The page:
Setting Quotas versus Attainment

Robert McLaws
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Everyone wants to hit (or exceed) their goals.

  • Founders commit to scaling (and sometimes selling) their businesses.
  • Board members and investors need to know that their well-researched bets will pay off rapidly.
  • Sales leaders want to achieve success and build their careers.
  • AEs, SDRs, and BDRs dream of earning their payouts and feel the satisfaction of success
  • Entire companies rely on leaders and sales professionals to make and surpass quotas, so everyone can keep their jobs and enjoy that wonderful feeling that comes from working for a successful company.

But, when quotas are misguided, market conditions change abruptly, or a company simply doesn’t have the right people in the right jobs (or enough of the right talent), goals aren’t met. Morale suffers. Stress increases. Talented people get frustrated and leave. Board members and investors growl and mutter. Founders lose nights of sleep.

In short, the environment is no good for everyone.

As we detailed in our last article you must:

  • Recruit the right talent
  • Know your employees’ limits
  • Clearly and properly assign roles and quotas
  • Encourage collaboration and communication between sales leaders and other co-dependent groups— like marketing, finance, and operations
  • Celebrate successes

Great Leaders Plan for Missed Quotas

Why would you set a goal if you think you might not hit it? The reality is that market conditions, changes in prospect’s businesses, unanticipated competitive moves, and internal business fails can sometimes lead to missed sales. Even at an individual level, a salesperson may be having issues that impact productivity and results.

Having a contingency plan is important. Here are some other steps leaders can take to allow for the failure to attain quotas.

  1. Be honest. Create a culture in which people are not fearful to speak up when they face challenges. You want every person to seek out the training and guidance they need. If you’re a first-time founder, don’t be afraid to admit what you don’t know. Seek out the resources and tools you need to succeed.
  2. Investigate the source of the shortfall - and again be honest with yourself and others. Do the missed goals stem from a product problem? Do a few sales people require more training and motivation? Did you set unrealistic goals? Dissect the issue and be prepared to take fast action. This is also where having a deep and meaningful knowledge of each team member can be critically important. If someone had personal issues one month or took a much-needed vacation, you need to plan for the circumstances in advance. When sudden issues arise, encourage the rest of the team to pitch in or bring on temporary help. The faster you respond to unanticipated situations, the greater your chance of hitting your targets.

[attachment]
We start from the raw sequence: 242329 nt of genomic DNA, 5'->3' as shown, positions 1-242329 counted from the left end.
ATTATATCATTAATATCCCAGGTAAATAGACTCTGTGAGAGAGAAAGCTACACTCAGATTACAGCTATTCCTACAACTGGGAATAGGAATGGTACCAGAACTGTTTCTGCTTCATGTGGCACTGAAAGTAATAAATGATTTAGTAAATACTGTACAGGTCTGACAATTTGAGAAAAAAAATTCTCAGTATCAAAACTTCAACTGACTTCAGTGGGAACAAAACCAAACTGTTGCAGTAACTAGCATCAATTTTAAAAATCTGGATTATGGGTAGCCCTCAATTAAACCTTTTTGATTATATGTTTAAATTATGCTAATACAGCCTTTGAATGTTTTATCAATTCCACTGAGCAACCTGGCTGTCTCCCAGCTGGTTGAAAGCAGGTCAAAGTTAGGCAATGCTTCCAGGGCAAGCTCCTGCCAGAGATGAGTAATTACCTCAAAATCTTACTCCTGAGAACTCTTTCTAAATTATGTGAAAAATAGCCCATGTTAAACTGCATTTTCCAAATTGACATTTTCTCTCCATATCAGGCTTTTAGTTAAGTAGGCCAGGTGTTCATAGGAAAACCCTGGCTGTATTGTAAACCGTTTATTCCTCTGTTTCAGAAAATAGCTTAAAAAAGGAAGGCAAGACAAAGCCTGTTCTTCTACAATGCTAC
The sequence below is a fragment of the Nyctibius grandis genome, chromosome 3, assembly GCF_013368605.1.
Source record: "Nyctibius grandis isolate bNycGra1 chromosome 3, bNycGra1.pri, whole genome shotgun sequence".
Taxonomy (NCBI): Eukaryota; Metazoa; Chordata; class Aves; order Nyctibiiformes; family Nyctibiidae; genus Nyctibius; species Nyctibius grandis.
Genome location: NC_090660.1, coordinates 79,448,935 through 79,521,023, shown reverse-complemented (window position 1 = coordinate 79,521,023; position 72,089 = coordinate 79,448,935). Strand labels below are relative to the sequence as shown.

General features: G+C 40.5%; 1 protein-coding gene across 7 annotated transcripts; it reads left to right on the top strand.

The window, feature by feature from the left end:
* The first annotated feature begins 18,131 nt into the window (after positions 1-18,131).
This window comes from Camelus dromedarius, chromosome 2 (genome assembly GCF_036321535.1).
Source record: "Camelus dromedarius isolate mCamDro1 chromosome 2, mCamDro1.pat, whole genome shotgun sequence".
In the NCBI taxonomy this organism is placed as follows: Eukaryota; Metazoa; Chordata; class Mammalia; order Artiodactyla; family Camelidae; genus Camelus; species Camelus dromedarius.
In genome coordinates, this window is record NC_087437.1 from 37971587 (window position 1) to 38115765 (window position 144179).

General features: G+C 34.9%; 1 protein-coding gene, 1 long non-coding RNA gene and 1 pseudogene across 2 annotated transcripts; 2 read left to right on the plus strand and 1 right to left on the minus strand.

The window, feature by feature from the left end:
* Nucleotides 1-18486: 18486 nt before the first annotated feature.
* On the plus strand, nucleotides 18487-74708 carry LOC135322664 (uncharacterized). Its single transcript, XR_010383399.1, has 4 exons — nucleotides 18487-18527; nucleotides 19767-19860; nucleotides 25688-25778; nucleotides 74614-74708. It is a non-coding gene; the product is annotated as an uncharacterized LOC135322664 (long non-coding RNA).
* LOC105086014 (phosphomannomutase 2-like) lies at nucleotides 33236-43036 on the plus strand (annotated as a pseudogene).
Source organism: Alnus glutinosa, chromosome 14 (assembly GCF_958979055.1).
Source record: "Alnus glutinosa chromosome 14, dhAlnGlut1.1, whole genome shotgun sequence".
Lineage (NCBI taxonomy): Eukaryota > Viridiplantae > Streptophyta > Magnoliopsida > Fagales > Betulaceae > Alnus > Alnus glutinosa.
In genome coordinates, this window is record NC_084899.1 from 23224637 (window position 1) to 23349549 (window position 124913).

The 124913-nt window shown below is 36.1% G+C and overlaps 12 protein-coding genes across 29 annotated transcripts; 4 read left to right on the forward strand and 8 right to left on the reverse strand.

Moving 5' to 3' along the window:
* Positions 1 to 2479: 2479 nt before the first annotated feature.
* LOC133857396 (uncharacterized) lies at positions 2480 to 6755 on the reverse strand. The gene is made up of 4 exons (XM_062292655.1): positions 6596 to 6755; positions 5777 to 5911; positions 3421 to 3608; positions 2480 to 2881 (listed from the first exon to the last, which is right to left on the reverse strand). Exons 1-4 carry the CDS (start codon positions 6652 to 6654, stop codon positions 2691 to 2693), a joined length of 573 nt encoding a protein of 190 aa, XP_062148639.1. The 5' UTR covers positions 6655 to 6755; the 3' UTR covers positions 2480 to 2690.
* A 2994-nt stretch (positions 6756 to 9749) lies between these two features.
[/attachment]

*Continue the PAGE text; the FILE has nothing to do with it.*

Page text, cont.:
3. Watch your language. Words like “failure” and “missed” are accurate in a business sense, but you want to build an environment where your team doesn’t feel like a bunch of losers. Even saying something as simple as “We are within 15% of our can we fill the gap?” is way more uplifting and inclusive than “We are only at 85% of goal. That’s a big miss.”
  4. Work the problem - inclusively. A missed quota has an impact on the entire company, not just sales. Challenges also present opportunities for teams to work together on creative new ideas. At some companies, senior executives team-up with salespeople to call on clients and help carry the proverbial ball over the finish line.
  5. Always have a back-up plan. Massive cutbacks in marketing or staffing are a last resort but have that “haircut plan” in your back pocket. Look to smaller and significant steps you can take to compensate for shortfalls.

Attainment is a Big Deal...Crushing Quotas is an Even Bigger One

Of course you know that meeting your quotas can simply be viewed as doing your jobs. But behind every sale is a tremendous amount of hard work and resilience. When your team hits quota, the reward shouldn’t be 20% higher quotas the following month.

That said, make sure you’re setting goals that are ambitious and slightly difficult to hit.

When individuals or teams exceed quotas, make sure they get public acknowledgement, motivation, and rewards that are meaningful to the individuals themselves.

The sure-fire way to attain quotas is to use a robust and reliable system to set your goals, combined with the right hiring technique, plus basic human understanding of what motivates every team member.

Then, you as a founder or sales professional need to lead and inspire that group -- every day of the week -- to success.

When that success is achieved, make a big deal out of it. Celebrate personal and team wins and make sure people know you appreciate their efforts.

Like a sports team, you may not go to the finals every year, but you want each contributor to know their role, motivate and support their team mates, and learn from the game tapes when they miss points.

How Sales Leaders Think About Quotas (to be provided)

We’ll interview two or three experts for their opinions about how they think about sales quotas.

Onward! 👊

Robert McLaws
CEO, BurnRate

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